If you believe that they have changed, I have a bridge to sell you in Brooklyn.
Game has changed for LGBTQ community, now welcomed by GOPHey I want what he is smoking!
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By Jason Godfrey Guest columnist
November 23, 2021
The game has changed for LGBT Republicans.
A year ago, I had no idea what Log Cabin Republicans was or who it represented. Despite the fact that I am a gay conservative, as far as I was aware, the only nation-wide organization representing people like me was the Republican Party itself. And let’s face it … for years, the GOP wasn’t the most inclusive to LGBT conservatives.
That all changed in the 2020 election, when I got involved with the Log Cabin Republicans, which I soon learned is the nation’s largest organization representing LGBT conservatives and their allies. Since that time, I have witnessed firsthand that the Republican Party has never been more welcoming of LGBT conservatives than it is today. Countless people like me across the country are getting involved in the Party and its future.
As the president of the Tampa Bay chapter of the Log Cabin Republicans, I see it every day.
He lives in his little dream world, where up is down and right is left.
Many members of our chapter credit President Trump with giving them the courage to stand up as proud Republicans despite the enormous pressure from the rest of the LGBT community to stay silent. Gay conservatives are now more vocal and more active, and have become a visible presence on the national stage.
So why do they have their heads in the sand and not see what is happening to us?
Let me count the way…
- Me verses Us.
- I’m gay and not one of those flaming gays.
- I’m gay you’re trans.
- I’m gay and you’re crazy.
- I’m stealth and you’re out.
- Oh and did I mention greed and self-interest.
Differences Between LGB Democrats and Republicans in Identity and Community Connectedness
Compared to LGB Democrats, fewer LGB Republicans said they feel a part of the LGBT community and view participation in the community as positive.
- 41% of the Republican LGB people say that they would want to be straight.
- 38% of the Republican LGB people think being LGB is a short coming.
- 46% of the Republican LGB feel a part of the LGBTQ compared to 72% of the Democrat LGB.~~~~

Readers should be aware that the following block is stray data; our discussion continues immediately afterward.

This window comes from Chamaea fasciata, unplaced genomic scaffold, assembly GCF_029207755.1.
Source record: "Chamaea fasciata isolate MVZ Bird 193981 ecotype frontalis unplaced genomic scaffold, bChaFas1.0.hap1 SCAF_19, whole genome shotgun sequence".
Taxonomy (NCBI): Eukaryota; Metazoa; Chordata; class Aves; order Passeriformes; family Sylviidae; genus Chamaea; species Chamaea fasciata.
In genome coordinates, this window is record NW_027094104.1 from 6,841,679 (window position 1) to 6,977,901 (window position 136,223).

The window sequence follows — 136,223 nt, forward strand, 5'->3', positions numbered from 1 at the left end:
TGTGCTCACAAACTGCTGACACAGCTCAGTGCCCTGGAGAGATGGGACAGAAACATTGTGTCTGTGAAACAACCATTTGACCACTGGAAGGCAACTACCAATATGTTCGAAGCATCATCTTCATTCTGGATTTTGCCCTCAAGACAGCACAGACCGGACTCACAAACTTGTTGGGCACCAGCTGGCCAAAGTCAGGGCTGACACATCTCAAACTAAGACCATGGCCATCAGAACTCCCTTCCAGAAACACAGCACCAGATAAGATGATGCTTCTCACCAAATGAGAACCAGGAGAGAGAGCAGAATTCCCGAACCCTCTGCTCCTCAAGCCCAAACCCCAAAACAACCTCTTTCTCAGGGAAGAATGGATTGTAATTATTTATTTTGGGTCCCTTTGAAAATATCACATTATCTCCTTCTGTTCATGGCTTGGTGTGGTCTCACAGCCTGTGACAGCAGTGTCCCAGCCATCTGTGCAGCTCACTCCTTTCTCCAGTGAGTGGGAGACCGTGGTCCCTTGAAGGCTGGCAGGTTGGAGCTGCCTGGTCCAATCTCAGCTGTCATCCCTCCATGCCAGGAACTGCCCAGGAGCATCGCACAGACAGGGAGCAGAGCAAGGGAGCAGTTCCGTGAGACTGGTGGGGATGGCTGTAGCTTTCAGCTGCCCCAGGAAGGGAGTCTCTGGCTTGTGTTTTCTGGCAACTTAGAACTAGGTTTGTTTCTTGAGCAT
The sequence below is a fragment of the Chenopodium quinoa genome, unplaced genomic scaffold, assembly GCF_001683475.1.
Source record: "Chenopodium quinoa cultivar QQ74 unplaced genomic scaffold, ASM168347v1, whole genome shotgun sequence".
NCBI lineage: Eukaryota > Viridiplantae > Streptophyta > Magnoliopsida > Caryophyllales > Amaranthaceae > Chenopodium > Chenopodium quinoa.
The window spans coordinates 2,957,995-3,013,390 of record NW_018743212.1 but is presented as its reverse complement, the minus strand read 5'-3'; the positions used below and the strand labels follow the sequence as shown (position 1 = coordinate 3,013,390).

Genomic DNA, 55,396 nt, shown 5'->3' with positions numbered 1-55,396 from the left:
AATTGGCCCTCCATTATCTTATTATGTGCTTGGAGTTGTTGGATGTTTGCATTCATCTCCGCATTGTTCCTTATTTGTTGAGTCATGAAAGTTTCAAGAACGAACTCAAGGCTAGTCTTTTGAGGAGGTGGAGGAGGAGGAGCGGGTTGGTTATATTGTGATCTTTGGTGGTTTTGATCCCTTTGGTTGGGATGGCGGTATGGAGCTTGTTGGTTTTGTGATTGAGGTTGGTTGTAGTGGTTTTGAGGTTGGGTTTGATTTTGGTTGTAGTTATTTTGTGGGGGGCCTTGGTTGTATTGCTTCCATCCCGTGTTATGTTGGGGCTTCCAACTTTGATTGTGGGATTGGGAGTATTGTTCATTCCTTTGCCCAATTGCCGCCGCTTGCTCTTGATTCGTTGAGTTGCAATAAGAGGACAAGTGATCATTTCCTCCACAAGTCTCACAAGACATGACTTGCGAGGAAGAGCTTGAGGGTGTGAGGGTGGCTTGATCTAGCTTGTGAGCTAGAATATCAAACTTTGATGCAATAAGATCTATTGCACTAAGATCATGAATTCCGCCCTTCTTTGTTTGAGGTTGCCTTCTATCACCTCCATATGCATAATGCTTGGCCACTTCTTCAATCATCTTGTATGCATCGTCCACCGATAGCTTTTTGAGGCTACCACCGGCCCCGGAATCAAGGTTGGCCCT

Perceived StigmaIt is like the battle between some of the trans people who have transitioned and had surgery from those who “just crossdress.” It is “Lateral Hostility” where I am more trans than you. You are “just a” man in a dress while I’m a woman!
Also, Republican and Democratic LGB people perceived similar levels of rejection and discrimination in the communities where they lived. A majority of each group said that they believed that people thought less of an LGB person and that most people would not want to hire an openly LGB person to take care of their children. Still, a majority of people of both party affiliations thought that most employers would hire an openly LGB person who is qualified for the job.
Centrality of LGB Identity
Republican and Democratic LGB people differed in how they felt about their sexual identity and relationship to the LGBT community. Compared with Democratic LGB people, fewer (but still a majority) of Republican LGB people said that being LGB is a very important aspect of their life.
Compared with Democratic LGB people, more Republican LGB people said they would want to be completely heterosexual and that being LGB is a personal shortcoming. But similar proportions—more than a third—of LGB people of both party affiliations said they had tried to stop being attracted to same-sex partners at some point in their life.
SummaryWe saw it in Caitlyn Jenner on her reality TV show when they brought her to LGBTQ community center, she didn’t feel any connections with them. She had no empathy towards them.
In summary, this shows a diversity of opinions among LGB people. Although a small minority, LGB people are affiliated as Republicans. Republican and Democratic LGB people similarly perceive stigma against LGB people in their communities. But they differ in terms of their connections with LGBT communities. Our data show that Republican LGB people have a weaker connection to the LGBT community than Democratic LGB people and half as many Republican as Democratic LGB people said that it was important for them to be politically active in the LGBT community.